How to Use HAR File to Analyze Webpage Issues

Overview

A webpage rendering issue occurs when a webpage fails to display or function correctly on a user's device. This issue can manifest in various ways, such as incomplete or distorted images, broken layout, slow loading times, or unresponsive features. The cause of these issues may stem from various factors. 

HTTP Archive (HAR) is a tool that can help diagnose and resolve webpage rendering issues. HAR allows network administrators to capture and analyze network traffic data, including requests, responses, and timings, generated when a user accesses a webpage. This data can provide insights into how a webpage is loading and performing, identify any bottlenecks or errors, and help pinpoint the root cause of rendering issues.

This article will discuss on how we can use HAR data to troubleshoot webpage rendering issue.

Environment

HAR data is required.

Instructions

Collect the HAR data while replicating the issue. For instructions on how to collect HAR data, refer to this article. We will look at how to make use of the collected HAR data to reveal issues by looking at the HTTP status codes as well as the response time of the HTTP requests.  

HTTP Status Codes

HTTP status codes provide information about the status of a client's request to a server, helping to diagnose and troubleshoot any issues that may arise during the communication process. Below are the common HTTP status codes and what they mean. Refer to HTTP/1.1 Status Code Definition page for the details.

  • 200 - Success
  • 404 - Page not found / Bad Request
  • 401 - Unauthorized
  • 403 - Forbidden 
  • 304 - Not Modified (Content is cached)
  • 500 - Internal Server Error

Steps

  1. Load the  collected HAR data into Google HAR analyzer
  2. Filter the requests by HTTP status codes.
    Example
    Below shows a HAR file which was loaded to the Google HAR analyzer. This connection is an attempt to browse Facebook in which the content didn't load correctly. Filtering by non-successful (non-2xx) HTTP status codes, we can see that there are many 403 (forbidden) responses for the domain name x.x.fbcdn.net (marked in yellow). The next step would then to investigate further why these request are forbidden. 
    har-status-code.jpg

  3. For country where access to Google is restricted (for e.g. China), accessing Google HAR analyzer is not possible. In this case, you can load the HAR data in the same developer tool in which the data was collected, and you can then sort by the HTTP status code in descending order.
    har-sort.jpg

 

Long Webpage Load Time

One of the most prevalent issues encountered with web applications is their slow webpage loading or, in some cases, failure to load the webpage altogether. By utilizing the collected HAR data, we can delve into the details of each request and identify which ones are experiencing significant delays in loading. It's possible that certain requests may be stuck in a perpetual loading state, contributing to the overall slowness of the application. Analyzing the HAR data allows us to pinpoint these problematic requests and take appropriate measures to address them.

Steps

  1. Load the collected HAR data into Google HAR analyzer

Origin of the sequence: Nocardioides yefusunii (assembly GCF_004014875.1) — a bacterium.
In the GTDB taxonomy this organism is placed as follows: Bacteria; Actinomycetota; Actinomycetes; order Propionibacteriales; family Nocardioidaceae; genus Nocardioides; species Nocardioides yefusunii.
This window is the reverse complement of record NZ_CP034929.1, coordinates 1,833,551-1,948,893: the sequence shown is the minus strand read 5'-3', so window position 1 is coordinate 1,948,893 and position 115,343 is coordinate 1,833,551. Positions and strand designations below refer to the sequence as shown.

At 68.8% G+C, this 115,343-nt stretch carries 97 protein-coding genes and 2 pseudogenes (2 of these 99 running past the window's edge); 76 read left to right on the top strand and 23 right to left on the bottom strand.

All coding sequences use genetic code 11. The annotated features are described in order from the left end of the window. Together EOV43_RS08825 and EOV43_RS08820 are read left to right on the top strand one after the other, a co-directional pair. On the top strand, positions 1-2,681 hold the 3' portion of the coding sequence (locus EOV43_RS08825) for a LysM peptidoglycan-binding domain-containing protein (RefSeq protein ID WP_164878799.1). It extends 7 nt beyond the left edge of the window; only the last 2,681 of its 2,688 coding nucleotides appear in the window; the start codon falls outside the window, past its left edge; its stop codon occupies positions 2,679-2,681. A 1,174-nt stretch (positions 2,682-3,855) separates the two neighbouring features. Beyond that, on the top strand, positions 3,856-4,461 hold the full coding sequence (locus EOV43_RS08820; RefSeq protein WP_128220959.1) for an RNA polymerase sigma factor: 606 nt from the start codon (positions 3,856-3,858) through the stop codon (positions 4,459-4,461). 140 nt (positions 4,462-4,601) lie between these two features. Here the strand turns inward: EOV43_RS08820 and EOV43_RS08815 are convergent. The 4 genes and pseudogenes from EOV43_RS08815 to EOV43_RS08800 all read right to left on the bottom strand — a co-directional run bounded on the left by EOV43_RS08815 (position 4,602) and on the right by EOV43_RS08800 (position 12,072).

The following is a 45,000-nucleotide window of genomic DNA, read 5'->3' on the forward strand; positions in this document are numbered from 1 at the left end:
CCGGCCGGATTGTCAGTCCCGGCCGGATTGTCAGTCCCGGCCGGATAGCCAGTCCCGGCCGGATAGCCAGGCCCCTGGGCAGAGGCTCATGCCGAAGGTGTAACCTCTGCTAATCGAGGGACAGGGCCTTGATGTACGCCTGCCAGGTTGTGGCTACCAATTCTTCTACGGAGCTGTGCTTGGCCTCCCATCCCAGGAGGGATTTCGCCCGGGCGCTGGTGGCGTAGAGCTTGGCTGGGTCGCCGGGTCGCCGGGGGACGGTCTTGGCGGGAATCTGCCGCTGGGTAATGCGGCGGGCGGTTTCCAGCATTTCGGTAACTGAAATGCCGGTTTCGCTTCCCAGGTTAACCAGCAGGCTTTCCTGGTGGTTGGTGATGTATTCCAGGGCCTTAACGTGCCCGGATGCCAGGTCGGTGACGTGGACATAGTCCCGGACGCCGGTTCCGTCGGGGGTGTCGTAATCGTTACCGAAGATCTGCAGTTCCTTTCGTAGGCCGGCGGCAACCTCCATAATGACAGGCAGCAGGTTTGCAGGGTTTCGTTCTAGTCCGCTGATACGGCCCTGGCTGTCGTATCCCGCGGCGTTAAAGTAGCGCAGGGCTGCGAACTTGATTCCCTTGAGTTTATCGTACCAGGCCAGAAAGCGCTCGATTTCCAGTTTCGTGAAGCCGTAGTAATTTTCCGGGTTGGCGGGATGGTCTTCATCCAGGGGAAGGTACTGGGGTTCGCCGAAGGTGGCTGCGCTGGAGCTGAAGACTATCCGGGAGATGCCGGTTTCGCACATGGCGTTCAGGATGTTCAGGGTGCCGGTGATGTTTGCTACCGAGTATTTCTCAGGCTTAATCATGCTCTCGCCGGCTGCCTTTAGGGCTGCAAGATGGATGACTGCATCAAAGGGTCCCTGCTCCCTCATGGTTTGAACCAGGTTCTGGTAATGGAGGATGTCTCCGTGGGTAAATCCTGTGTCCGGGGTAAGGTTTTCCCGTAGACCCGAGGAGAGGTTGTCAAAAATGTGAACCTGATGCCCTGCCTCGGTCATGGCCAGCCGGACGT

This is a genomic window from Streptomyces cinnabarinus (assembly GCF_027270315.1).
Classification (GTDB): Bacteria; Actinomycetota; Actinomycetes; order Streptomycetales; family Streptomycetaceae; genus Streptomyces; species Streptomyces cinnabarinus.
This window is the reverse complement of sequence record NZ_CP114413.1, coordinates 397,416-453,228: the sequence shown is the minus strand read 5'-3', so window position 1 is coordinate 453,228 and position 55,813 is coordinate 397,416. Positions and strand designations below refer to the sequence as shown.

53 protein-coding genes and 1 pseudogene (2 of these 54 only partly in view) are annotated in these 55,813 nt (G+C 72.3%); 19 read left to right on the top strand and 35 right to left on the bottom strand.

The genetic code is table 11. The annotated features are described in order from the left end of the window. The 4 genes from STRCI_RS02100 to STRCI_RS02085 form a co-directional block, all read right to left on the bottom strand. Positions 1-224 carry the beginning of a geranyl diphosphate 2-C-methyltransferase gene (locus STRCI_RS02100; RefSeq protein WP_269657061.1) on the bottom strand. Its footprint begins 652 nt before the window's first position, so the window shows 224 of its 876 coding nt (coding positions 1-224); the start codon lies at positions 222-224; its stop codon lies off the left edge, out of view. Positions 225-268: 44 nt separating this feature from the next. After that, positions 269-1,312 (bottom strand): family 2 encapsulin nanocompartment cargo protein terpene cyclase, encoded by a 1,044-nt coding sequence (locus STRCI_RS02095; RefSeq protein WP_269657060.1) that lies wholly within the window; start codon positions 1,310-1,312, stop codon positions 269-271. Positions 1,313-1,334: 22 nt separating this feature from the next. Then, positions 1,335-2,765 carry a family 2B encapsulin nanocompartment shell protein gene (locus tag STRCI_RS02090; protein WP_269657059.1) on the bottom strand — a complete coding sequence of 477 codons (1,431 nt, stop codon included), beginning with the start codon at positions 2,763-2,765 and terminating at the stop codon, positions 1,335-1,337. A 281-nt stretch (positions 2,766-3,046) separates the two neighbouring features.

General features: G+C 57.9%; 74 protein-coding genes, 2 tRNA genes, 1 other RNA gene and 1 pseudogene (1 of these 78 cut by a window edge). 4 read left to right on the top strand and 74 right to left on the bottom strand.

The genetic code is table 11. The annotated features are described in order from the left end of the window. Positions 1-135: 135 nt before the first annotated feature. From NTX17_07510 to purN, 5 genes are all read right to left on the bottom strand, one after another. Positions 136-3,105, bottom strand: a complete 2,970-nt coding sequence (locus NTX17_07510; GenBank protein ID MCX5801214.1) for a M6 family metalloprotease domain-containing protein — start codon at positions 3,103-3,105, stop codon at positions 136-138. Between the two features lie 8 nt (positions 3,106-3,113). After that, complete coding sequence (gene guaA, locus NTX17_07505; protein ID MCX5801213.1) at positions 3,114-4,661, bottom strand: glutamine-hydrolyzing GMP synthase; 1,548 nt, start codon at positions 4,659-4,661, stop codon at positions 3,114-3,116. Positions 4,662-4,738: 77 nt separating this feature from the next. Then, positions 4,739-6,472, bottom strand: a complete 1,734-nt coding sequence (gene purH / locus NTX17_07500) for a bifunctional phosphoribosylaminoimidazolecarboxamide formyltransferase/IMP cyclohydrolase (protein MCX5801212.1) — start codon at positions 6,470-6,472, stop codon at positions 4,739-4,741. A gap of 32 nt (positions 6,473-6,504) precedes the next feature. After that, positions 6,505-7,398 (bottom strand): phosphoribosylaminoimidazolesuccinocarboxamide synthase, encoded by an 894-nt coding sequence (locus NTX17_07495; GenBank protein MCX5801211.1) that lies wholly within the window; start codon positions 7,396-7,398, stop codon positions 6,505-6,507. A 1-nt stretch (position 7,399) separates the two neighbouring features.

2. Click on the delay responding request (typically the longest bar viewing the total time)

  3. Check what is the main contributor towards the delay (Blocking, Waiting or Receiving)
    Important Timing fields
    Blocked time - Time the request spent waiting before it could be sent by the browser.
    Wait time - Amount of time waiting for the Server to respond. If this value is high, it could mean that the server is busy or suffering a performance issue. Below we can see that there is around 5 seconds wait time from the server:
    har-longpageload.jpgReceive time This one is the amount of time used for the server to transfer the required information to the client. Typically this is the where we detect is a network issue. 

    NOTE: The timing field is also available when using the developer's tool in Chrome, providing a similar breakdown of timing phases. For a detailed explanation of the timing breakdown phases, please refer to the timing-preview.

  4. For country where access to Google is restricted (for e.g. China), access Google HAR analyzer will not be possible. In this case, you can load the HAR data in the same developer tool in which the data was collected.
  5. The analysis would be similar to step 2 where we focus on identifying connections with the longest response times. To illustrate, in the screenshot provided below, under the Overview Section, we can observe several connections that are experiencing significant delays in loading. By highlighting these connections within the Overview Section, we can identify some requests take more than 30 seconds to load. Selecting one of these connections reveals that it is a request to app.launchdarkly.com.
    har-longpageload.-1jpg.jpg
  6. Once the requests that experience long loading times have been identified, further investigation can be carried out to find out the underlying cause of the delay. One potential factor to explore is the presence of on-premise firewalls that might be blocking these requests.
  7. In certain regions, such as China, it is a known issue that some long-pending requests within applications may be attributed to embedded trackers. For more details, refer to China | Webpage Having Rendering Issues.

Was this article helpful?

0 comments

Add your comment